SHERIFF BEGOLE is close to completing this labor of love, a 1,792-square-foot barn he has spent the past six years building out of reclaimed lumber harvested from around Shiawassee County. Brian has made an effort to include as many local historical items in constructing the barn, including the rounded windows (from a carriage house in Owosso), a sliding barn door from Duane Tune and two metal cupolas made by Thomas Paul Kinney that came out of the Hankinson barn on Britton Road.
The middle cupola, which is 12-feet tall and made of wood, was custom-built by Undersheriff Butch Brancheau. The siding used to cover the barn was harvested from several Shiawassee County barns. Inside, the antique mason jar light fixtures (inset) were provided by Brian Barnes, while the chandeliers came from a church on Barnes Road.
(Independent Photo/Graham Sturgeon)
by Graham Sturgeon, co-editor
Brian BeGole grew up on his parents’ 420-acre farm in Antrim Township, in the southern portion of Shiawassee County, where he spent many summer days baling and bucking hay, or playing in the Looking Glass River that runs through the property. The family farm, which was the pride and joy of Brian’s father, George, was named Farm of the Year in 1986.
As a law enforcement veteran of more than 25 years, Brian has not had time to run the farm. He does, however, still call the family estate his home. Brian had a house built at the south end of the family estate along the river, where he and his wife, Tammy, are raising their children.
Though he has tried to suppress his hay baling memories, Brian fondly recalls the times he spent working and exploring on the family farm. Those memories inspired Brian to dream of constructing his own “old-fashioned” barn, an idea he had ruminated over for many years but did not think was possible.
In the meantime, Brian decided to tackle a more manageable project: building a bridge spanning the nearby river. Using wood harvested from abandoned or dilapidated local barns, Brian spent a summer building a covered wooden bridge that his family uses to this day.
After completing the bridge, Brian realized, “If I can build this, I can build a barn.” And so, in the spring of 2012, Brian began putting his plan into motion.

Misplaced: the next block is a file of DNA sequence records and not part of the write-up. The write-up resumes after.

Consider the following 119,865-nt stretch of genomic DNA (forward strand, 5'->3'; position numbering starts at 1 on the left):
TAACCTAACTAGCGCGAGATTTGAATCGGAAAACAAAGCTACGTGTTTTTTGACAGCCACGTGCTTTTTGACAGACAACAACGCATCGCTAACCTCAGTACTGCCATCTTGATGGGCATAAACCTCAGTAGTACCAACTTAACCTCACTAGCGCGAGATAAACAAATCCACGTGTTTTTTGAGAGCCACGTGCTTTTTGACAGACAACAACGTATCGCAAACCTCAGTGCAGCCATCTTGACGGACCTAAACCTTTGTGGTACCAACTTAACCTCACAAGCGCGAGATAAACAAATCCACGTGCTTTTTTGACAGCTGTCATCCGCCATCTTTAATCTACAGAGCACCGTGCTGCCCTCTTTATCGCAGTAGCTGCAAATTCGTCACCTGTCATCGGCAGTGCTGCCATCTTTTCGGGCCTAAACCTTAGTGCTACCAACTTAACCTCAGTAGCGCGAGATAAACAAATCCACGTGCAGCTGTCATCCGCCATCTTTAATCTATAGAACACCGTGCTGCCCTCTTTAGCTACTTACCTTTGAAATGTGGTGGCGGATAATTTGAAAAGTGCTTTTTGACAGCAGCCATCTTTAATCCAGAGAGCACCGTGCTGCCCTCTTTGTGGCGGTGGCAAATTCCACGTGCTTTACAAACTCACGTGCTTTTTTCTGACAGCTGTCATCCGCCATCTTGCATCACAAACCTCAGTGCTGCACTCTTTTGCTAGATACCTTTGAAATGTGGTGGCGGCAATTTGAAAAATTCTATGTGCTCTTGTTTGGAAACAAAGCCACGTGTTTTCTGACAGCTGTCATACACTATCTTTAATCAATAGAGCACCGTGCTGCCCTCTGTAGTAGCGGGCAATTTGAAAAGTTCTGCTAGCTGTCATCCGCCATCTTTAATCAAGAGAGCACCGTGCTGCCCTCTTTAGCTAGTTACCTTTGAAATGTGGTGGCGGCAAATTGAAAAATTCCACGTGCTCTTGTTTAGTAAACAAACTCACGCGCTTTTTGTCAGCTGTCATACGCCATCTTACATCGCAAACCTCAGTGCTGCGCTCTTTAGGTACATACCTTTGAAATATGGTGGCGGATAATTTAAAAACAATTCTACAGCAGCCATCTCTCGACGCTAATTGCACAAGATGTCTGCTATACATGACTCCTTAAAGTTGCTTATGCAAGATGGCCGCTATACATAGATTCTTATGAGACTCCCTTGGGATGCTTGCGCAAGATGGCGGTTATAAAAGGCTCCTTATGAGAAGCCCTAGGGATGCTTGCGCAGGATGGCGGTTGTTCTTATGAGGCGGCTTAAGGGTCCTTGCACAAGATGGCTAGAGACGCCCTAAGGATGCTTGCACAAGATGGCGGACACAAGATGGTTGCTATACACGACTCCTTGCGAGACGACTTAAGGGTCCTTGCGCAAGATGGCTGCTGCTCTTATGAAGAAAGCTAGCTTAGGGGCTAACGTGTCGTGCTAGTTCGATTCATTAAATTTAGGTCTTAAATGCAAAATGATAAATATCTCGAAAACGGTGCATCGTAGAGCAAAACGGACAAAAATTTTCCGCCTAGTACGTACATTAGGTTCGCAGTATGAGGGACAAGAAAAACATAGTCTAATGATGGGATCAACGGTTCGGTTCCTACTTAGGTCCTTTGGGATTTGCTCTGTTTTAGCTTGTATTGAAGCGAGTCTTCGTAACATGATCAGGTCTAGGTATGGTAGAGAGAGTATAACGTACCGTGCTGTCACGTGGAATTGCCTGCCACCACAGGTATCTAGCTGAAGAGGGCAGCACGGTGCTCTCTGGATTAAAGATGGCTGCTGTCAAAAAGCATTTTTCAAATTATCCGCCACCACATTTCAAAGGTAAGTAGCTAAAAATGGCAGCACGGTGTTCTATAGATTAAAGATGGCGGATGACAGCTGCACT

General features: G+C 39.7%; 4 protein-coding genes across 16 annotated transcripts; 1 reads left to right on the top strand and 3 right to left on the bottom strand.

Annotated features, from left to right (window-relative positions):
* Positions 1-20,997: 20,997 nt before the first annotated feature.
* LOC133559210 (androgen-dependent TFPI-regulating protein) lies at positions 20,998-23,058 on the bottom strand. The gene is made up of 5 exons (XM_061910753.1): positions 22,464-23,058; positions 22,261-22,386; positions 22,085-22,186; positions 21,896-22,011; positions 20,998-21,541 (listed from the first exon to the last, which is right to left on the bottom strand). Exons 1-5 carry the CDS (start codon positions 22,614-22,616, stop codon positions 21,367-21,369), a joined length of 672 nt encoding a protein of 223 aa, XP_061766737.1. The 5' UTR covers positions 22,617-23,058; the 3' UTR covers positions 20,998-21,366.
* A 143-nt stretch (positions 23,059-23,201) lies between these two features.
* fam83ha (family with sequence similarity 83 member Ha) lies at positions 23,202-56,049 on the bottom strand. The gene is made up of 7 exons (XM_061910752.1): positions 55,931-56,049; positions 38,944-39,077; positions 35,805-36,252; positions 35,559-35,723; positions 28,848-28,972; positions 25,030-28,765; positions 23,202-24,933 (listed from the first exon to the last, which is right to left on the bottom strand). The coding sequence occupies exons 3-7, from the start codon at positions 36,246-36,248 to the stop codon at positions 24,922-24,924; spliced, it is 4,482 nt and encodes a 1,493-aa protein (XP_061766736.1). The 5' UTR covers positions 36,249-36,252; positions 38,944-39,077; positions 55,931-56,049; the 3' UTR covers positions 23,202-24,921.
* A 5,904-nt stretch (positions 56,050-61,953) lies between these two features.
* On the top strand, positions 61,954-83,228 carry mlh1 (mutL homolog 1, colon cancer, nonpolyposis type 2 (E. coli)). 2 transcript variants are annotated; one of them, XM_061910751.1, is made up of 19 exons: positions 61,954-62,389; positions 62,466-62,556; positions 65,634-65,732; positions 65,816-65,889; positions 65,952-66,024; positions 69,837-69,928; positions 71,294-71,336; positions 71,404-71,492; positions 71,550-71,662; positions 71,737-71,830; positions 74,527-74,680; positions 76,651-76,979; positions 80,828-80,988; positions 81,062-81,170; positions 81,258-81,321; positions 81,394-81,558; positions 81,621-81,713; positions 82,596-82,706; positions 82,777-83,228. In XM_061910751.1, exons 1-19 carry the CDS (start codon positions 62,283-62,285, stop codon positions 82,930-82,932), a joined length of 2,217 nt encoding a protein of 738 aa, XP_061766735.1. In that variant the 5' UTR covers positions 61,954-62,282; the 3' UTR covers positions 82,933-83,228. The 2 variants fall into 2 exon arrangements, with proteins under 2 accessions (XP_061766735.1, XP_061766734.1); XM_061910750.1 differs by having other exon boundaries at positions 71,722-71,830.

He enlisted the design abilities of Carl Roll, who created the initial sketch on graph paper. He then set to work harvesting lumber – especially hand hewn wood from the days before sawmills – from barns across Shiawassee County.
Brian began by gathering materials. Through his connections in law enforcement and lifelong relationships with his neighbors, Brian was able to harvest, tear down or purchase barns from many Shiawassee County residents.
Brian repurposed materials from the Leroy Hankinson farm on Britton Road, the family of Ivan Brant in Lennon, Dave Zsigo in Lennon, Cliff Leader, Rusty Thomas, Duane Tune on State Road, Sam McLaren, Dutcher Farms on Bennington Road, George Zmitko, the Snyder family in Perry Township, Todd Otto on Escott Road, Doug Kline, the Edye Company in Bancroft, Joel Glass in Vernon Township, the family of Brian Lawrence on Henderson Road, Steve Sherry on Buck Road, Duane Ballard on County Line Road, Leo Potter in Laingsburg, and Brian Barnes.
Brian also had a lot of help in constructing the barn, with Paul Gross and Justin Lezovich being the two biggest contributors. He was also assisted at certain points by Steve “Punky” Cromwell, Undersheriff Butch Brancheau, Sam Safi, Joe Wesley, Jeff Stoutenberg, Rick Lewis, Eric Cleveland, Rob Cole and Tim Hubble.
The barn is 1,792 square feet in size, with a loft, three cupolas, hayloft doors and weathervanes, among many other unique features. Brian is a bit of a history buff, so the barn is full of unique, dated pieces that Brian has collected over the years; from antique chandeliers that hung in a church on Barnes Road, to the rounded windows that came from a carriage house in Owosso. Also, in a nod to his adolescence and to go with the hayloft doors, the barn’s décor will include a hay trolley and hayforks.
Many of Brian’s neighbors who have watched him build the barn over the last six years wonder what the grand structure will be used for. Some assume it will be a wedding venue, others a bar. For Brian, however, this was never about what he would do with the barn. He probably will not host weddings, and he certainly does not have the time to run a bar. He is putting the finishing touches on the barn right now, so there will be plenty of time to decide what purpose the building will serve once he is done.
With the barn nearing completion, Brian is beginning to realize the significance of his project. “It is nice to see the neighborly help from so many people,” Brian said. “I really appreciate everyone who helped, donated or inquired about how the barn was coming. I saw a lot of smiles along the way, when families realized that their barn would live on and wasn’t going to waste away. That was really rewarding.”